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Irvine Program Officer Robia Lee honors International Women’s Day

The Irvine Foundation is fortunate to have talented staff with diverse backgrounds and life experiences, and we want to introduce some of our colleagues to you. We spoke with Robia Lee, Irvine’s Program Officer, about what International Women’s Day mean to her, why her mom’s story continues to inspire her, and Irvine’s role in advancing gender equity. Responses have been edited for length and clarity. 

Tell us about yourself.  

I currently live in San Francisco, but I was born and raised in Los Angeles, specifically the San Gabriel Valley. My parents are both immigrants from Southern China, so I grew up speaking Cantonese at home. During college, I spent six months studying in Hong Kong and seriously considered moving there after college. Luckily for my mom, who did not want me moving halfway across the world, I took a chance on the Bay Area and fell in love with San Francisco. During my free time, I enjoy being in nature, cycling, and cooking. One thing I’ll admit is that I’m somewhat of a picky eater, which is why I enjoy making my own food. One day, I’d love to have my own garden to grow different herbs, vegetables, and fruits.

How did you get into philanthropy? 

Before coming to Irvine, I worked at a nonprofit that provided low-income families with training and resources to support their children’s kindergarten readiness skills. I also spent some time at the South San Francisco Unified School District, where I supported various analytical projects. I’ve always been drawn towards mission-driven work focused on advancing equity, so when I saw the Program Associate role posted online, I knew I had to apply.

What does International Women’s Day mean to you? 

International Women’s Day is a day to celebrate and honor the contributions of women. It is also a day to reflect on the struggles that women have faced throughout history, and how women and girls around the world are still fighting to overcome deep-seated systemic barriers.  

For me, this global day is about resilience and determination. I think specifically about my mom, who worked in the restaurant industry for more than two decades before starting her small business. Like many women-of-color entrepreneurs, she had little to no mentorship opportunities, faced impostor syndrome, and struggled at times to balance her role as a single mother and business owner. Despite these challenges, she managed to build a successful business and achieve a level of financial security she never thought she could.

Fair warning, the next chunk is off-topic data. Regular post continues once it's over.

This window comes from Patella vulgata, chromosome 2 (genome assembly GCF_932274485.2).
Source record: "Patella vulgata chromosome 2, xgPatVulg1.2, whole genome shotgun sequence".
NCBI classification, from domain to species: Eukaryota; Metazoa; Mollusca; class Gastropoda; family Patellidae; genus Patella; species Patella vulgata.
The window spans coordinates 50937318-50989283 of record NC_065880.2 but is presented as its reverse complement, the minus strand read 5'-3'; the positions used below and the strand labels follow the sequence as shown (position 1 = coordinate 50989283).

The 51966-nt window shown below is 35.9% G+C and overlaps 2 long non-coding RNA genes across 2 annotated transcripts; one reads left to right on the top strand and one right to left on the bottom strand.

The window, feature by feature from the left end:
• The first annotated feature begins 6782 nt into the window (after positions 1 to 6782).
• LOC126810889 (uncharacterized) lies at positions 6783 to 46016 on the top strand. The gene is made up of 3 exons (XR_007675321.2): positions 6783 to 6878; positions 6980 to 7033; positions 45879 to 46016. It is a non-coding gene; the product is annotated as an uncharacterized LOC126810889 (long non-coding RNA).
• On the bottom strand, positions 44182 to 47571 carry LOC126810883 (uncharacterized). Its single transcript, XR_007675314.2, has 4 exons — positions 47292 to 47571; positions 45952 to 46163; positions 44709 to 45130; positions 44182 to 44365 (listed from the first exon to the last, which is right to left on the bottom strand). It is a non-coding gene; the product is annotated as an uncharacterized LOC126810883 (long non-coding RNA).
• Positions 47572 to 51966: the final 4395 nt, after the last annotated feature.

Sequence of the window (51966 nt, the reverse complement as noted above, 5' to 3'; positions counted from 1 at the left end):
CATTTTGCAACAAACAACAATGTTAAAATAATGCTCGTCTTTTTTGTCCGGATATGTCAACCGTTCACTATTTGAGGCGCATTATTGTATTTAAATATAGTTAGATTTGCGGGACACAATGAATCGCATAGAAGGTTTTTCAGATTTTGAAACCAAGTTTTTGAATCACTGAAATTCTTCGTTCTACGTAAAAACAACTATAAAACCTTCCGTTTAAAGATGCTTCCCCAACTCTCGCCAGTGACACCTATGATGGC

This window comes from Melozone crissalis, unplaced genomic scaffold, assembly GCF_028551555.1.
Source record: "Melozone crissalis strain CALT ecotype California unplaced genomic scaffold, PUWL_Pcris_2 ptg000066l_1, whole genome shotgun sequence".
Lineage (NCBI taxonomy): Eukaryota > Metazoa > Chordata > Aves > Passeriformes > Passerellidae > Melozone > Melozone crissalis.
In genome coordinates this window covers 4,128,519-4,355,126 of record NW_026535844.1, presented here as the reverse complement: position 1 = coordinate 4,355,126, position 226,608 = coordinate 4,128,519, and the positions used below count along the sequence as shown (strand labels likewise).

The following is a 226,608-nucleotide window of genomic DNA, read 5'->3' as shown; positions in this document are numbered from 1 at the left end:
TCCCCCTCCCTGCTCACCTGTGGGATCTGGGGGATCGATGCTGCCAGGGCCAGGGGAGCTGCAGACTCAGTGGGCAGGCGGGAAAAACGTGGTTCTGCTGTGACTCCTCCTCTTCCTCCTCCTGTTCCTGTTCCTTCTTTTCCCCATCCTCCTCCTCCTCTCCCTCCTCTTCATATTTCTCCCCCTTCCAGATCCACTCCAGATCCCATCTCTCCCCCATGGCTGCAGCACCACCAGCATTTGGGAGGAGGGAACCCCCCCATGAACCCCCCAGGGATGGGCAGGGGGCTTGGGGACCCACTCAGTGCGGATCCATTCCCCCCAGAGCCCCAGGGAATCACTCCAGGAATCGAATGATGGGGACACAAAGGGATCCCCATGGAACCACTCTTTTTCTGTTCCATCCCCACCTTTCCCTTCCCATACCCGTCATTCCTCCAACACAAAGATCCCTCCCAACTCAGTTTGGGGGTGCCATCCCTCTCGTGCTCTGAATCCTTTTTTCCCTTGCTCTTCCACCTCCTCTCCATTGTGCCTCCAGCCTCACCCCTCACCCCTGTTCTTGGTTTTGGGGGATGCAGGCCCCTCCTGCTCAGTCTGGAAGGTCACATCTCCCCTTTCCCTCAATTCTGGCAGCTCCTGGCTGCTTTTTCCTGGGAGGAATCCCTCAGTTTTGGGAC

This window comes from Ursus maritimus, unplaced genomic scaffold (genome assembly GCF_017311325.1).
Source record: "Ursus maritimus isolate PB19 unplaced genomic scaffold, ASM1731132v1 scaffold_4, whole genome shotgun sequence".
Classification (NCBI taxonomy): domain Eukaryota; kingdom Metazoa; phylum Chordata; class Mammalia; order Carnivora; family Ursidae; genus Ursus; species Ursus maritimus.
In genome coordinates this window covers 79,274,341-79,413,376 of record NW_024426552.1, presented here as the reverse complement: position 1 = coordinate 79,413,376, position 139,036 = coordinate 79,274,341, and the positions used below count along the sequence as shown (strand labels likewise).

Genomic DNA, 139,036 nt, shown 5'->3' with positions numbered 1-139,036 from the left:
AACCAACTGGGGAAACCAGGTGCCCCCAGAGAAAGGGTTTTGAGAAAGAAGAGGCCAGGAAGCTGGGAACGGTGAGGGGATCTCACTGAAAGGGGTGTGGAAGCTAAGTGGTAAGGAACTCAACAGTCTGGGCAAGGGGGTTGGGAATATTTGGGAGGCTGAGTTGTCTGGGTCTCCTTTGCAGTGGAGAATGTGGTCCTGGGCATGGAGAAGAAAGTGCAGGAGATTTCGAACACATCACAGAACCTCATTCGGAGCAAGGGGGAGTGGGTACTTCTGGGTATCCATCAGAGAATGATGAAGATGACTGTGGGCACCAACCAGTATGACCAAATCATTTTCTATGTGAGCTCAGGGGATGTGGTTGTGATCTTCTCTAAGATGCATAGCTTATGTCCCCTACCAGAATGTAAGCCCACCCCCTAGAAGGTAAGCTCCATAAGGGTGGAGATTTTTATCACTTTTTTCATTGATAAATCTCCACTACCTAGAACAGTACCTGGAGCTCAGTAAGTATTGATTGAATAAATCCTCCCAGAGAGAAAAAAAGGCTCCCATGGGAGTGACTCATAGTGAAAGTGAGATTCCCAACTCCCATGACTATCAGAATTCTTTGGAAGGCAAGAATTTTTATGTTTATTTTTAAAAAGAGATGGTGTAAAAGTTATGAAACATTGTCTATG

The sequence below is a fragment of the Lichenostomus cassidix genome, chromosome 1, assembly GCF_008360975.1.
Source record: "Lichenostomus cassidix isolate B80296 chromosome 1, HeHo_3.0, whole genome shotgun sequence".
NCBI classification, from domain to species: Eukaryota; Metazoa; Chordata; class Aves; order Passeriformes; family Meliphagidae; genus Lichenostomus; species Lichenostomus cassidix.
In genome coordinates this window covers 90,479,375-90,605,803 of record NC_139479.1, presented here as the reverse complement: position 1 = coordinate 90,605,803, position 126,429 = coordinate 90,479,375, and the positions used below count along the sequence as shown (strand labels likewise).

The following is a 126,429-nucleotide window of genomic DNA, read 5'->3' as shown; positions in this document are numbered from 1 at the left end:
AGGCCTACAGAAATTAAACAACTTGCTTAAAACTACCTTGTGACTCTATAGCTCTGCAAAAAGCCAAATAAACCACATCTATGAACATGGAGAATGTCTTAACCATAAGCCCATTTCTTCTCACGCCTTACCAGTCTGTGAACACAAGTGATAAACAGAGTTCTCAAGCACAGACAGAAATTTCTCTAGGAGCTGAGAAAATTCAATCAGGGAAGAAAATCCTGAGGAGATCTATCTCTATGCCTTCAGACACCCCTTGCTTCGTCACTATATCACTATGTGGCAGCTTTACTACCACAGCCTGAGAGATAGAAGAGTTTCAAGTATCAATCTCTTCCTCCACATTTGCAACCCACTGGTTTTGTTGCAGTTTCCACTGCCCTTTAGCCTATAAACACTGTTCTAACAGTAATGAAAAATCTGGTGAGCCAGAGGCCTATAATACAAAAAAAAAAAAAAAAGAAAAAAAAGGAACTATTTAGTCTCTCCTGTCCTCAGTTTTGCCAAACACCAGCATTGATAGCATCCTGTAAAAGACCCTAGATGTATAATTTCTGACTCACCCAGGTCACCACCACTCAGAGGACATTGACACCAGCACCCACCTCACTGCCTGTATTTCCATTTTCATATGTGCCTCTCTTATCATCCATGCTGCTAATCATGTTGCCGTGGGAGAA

My mom’s story continues to be a source of inspiration to me, and I feel lucky to have grown up with other strong female figures in my life who have shaped who I am. I think it is critical that young women everywhere have powerful women role models, whether in their own lives or through media, so that they are empowered to realize their own goals.

What is Irvine’s role in advancing gender equity? 

For me, equity starts with identifying and dismantling barriers. It is about putting in place structures that enable women to participate in all aspects of society – whether it be in business or politics. I recognize that this is no easy task. However, philanthropy can play a critical role in advancing gender equity by deepening its understanding of issues that affect women, learning and partnering with those with lived experiences, and making investments that uplift the voices, perspectives, and contributions of women – such as investing in the care infrastructure. 

I am incredibly proud of the work that the Foundation has done in advancing inclusive systems so that all low-wage Californians, a group predominantly made of women of color, can advance economically, as well as its commitment to racial equity – which I believe goes hand in hand with gender equity. It will be important for us to continue thinking big, and remain committed to continuous learning and adaptation.